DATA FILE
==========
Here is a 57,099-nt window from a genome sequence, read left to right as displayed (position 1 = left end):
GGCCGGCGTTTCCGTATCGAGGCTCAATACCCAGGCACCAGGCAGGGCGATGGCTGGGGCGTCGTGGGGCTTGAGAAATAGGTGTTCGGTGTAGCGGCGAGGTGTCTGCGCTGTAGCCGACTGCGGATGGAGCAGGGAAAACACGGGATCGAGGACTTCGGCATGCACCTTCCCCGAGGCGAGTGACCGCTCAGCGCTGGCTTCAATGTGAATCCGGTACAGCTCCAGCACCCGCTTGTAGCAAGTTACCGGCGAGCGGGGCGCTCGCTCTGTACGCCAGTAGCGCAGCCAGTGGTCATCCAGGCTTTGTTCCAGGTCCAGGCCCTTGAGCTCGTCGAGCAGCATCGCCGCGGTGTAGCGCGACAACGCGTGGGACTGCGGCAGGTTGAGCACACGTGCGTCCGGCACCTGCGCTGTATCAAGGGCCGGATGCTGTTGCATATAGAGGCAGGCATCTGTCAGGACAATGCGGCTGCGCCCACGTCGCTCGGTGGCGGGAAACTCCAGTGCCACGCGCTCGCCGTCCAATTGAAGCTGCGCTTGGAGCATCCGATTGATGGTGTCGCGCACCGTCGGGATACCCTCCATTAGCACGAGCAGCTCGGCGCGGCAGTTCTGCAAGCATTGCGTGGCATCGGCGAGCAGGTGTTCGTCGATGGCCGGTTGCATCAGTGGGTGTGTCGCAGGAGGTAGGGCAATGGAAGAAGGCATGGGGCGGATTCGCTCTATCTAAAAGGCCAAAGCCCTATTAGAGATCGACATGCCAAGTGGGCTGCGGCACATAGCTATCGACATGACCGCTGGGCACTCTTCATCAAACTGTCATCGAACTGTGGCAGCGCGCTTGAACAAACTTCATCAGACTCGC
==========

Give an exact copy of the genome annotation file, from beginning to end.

Here is a 57,099-nt window from a genome sequence, read left to right as displayed (position 1 = left end):
GGCCGGCGTTTCCGTATCGAGGCTCAATACCCAGGCACCAGGCAGGGCGATGGCTGGGGCGTCGTGGGGCTTGAGAAATAGGTGTTCGGTGTAGCGGCGAGGTGTCTGCGCTGTAGCCGACTGCGGATGGAGCAGGGAAAACACGGGATCGAGGACTTCGGCATGCACCTTCCCCGAGGCGAGTGACCGCTCAGCGCTGGCTTCAATGTGAATCCGGTACAGCTCCAGCACCCGCTTGTAGCAAGTTACCGGCGAGCGGGGCGCTCGCTCTGTACGCCAGTAGCGCAGCCAGTGGTCATCCAGGCTTTGTTCCAGGTCCAGGCCCTTGAGCTCGTCGAGCAGCATCGCCGCGGTGTAGCGCGACAACGCGTGGGACTGCGGCAGGTTGAGCACACGTGCGTCCGGCACCTGCGCTGTATCAAGGGCCGGATGCTGTTGCATATAGAGGCAGGCATCTGTCAGGACAATGCGGCTGCGCCCACGTCGCTCGGTGGCGGGAAACTCCAGTGCCACGCGCTCGCCGTCCAATTGAAGCTGCGCTTGGAGCATCCGATTGATGGTGTCGCGCACCGTCGGGATACCCTCCATTAGCACGAGCAGCTCGGCGCGGCAGTTCTGCAAGCATTGCGTGGCATCGGCGAGCAGGTGTTCGTCGATGGCCGGTTGCATCAGTGGGTGTGTCGCAGGAGGTAGGGCAATGGAAGAAGGCATGGGGCGGATTCGCTCTATCTAAAAGGCCAAAGCCCTATTAGAGATCGACATGCCAAGTGGGCTGCGGCACATAGCTATCGACATGACCGCTGGGCACTCTTCATCAAACTGTCATCGAACTGTGGCAGCGCGCTTGAACAAACTTCATCAGACTCGC